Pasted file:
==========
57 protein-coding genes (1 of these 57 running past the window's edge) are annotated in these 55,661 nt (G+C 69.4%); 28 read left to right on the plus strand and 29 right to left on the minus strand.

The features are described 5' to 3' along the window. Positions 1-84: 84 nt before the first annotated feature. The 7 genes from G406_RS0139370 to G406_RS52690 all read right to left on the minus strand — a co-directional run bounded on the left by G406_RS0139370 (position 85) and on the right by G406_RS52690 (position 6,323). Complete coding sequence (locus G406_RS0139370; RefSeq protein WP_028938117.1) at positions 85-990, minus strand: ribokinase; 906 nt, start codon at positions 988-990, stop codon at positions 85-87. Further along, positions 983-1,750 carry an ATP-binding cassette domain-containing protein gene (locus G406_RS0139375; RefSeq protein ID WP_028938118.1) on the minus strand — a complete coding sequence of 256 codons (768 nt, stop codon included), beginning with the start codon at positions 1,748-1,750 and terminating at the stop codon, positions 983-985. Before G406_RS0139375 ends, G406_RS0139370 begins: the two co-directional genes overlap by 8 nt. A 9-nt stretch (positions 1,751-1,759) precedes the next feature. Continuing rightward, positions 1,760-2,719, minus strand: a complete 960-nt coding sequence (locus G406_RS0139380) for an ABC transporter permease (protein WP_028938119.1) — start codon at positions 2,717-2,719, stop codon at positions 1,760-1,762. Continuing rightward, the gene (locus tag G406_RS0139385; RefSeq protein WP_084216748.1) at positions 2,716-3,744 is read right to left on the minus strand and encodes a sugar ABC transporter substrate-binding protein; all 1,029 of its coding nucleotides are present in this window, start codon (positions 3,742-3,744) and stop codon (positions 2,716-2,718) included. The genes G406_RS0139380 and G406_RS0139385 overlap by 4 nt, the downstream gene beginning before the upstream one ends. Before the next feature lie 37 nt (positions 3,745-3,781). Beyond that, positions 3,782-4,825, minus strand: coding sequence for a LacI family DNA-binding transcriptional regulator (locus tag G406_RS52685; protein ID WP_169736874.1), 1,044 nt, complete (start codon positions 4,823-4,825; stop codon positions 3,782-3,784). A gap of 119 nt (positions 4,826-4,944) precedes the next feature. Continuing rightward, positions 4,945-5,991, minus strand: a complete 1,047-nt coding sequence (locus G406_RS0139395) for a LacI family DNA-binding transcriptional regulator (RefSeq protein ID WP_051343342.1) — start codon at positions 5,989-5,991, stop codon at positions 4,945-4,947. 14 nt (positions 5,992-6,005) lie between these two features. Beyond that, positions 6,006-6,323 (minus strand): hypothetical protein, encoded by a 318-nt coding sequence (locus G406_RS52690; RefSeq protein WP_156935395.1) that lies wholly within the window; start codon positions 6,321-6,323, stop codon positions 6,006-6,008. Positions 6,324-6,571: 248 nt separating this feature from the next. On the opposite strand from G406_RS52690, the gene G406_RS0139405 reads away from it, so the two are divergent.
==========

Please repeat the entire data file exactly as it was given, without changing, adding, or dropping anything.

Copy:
57 protein-coding genes (1 of these 57 running past the window's edge) are annotated in these 55,661 nt (G+C 69.4%); 28 read left to right on the plus strand and 29 right to left on the minus strand.

The features are described 5' to 3' along the window. Positions 1-84: 84 nt before the first annotated feature. The 7 genes from G406_RS0139370 to G406_RS52690 all read right to left on the minus strand — a co-directional run bounded on the left by G406_RS0139370 (position 85) and on the right by G406_RS52690 (position 6,323). Complete coding sequence (locus G406_RS0139370; RefSeq protein WP_028938117.1) at positions 85-990, minus strand: ribokinase; 906 nt, start codon at positions 988-990, stop codon at positions 85-87. Further along, positions 983-1,750 carry an ATP-binding cassette domain-containing protein gene (locus G406_RS0139375; RefSeq protein ID WP_028938118.1) on the minus strand — a complete coding sequence of 256 codons (768 nt, stop codon included), beginning with the start codon at positions 1,748-1,750 and terminating at the stop codon, positions 983-985. Before G406_RS0139375 ends, G406_RS0139370 begins: the two co-directional genes overlap by 8 nt. A 9-nt stretch (positions 1,751-1,759) precedes the next feature. Continuing rightward, positions 1,760-2,719, minus strand: a complete 960-nt coding sequence (locus G406_RS0139380) for an ABC transporter permease (protein WP_028938119.1) — start codon at positions 2,717-2,719, stop codon at positions 1,760-1,762. Continuing rightward, the gene (locus tag G406_RS0139385; RefSeq protein WP_084216748.1) at positions 2,716-3,744 is read right to left on the minus strand and encodes a sugar ABC transporter substrate-binding protein; all 1,029 of its coding nucleotides are present in this window, start codon (positions 3,742-3,744) and stop codon (positions 2,716-2,718) included. The genes G406_RS0139380 and G406_RS0139385 overlap by 4 nt, the downstream gene beginning before the upstream one ends. Before the next feature lie 37 nt (positions 3,745-3,781). Beyond that, positions 3,782-4,825, minus strand: coding sequence for a LacI family DNA-binding transcriptional regulator (locus tag G406_RS52685; protein ID WP_169736874.1), 1,044 nt, complete (start codon positions 4,823-4,825; stop codon positions 3,782-3,784). A gap of 119 nt (positions 4,826-4,944) precedes the next feature. Continuing rightward, positions 4,945-5,991, minus strand: a complete 1,047-nt coding sequence (locus G406_RS0139395) for a LacI family DNA-binding transcriptional regulator (RefSeq protein ID WP_051343342.1) — start codon at positions 5,989-5,991, stop codon at positions 4,945-4,947. 14 nt (positions 5,992-6,005) lie between these two features. Beyond that, positions 6,006-6,323 (minus strand): hypothetical protein, encoded by a 318-nt coding sequence (locus G406_RS52690; RefSeq protein WP_156935395.1) that lies wholly within the window; start codon positions 6,321-6,323, stop codon positions 6,006-6,008. Positions 6,324-6,571: 248 nt separating this feature from the next. On the opposite strand from G406_RS52690, the gene G406_RS0139405 reads away from it, so the two are divergent.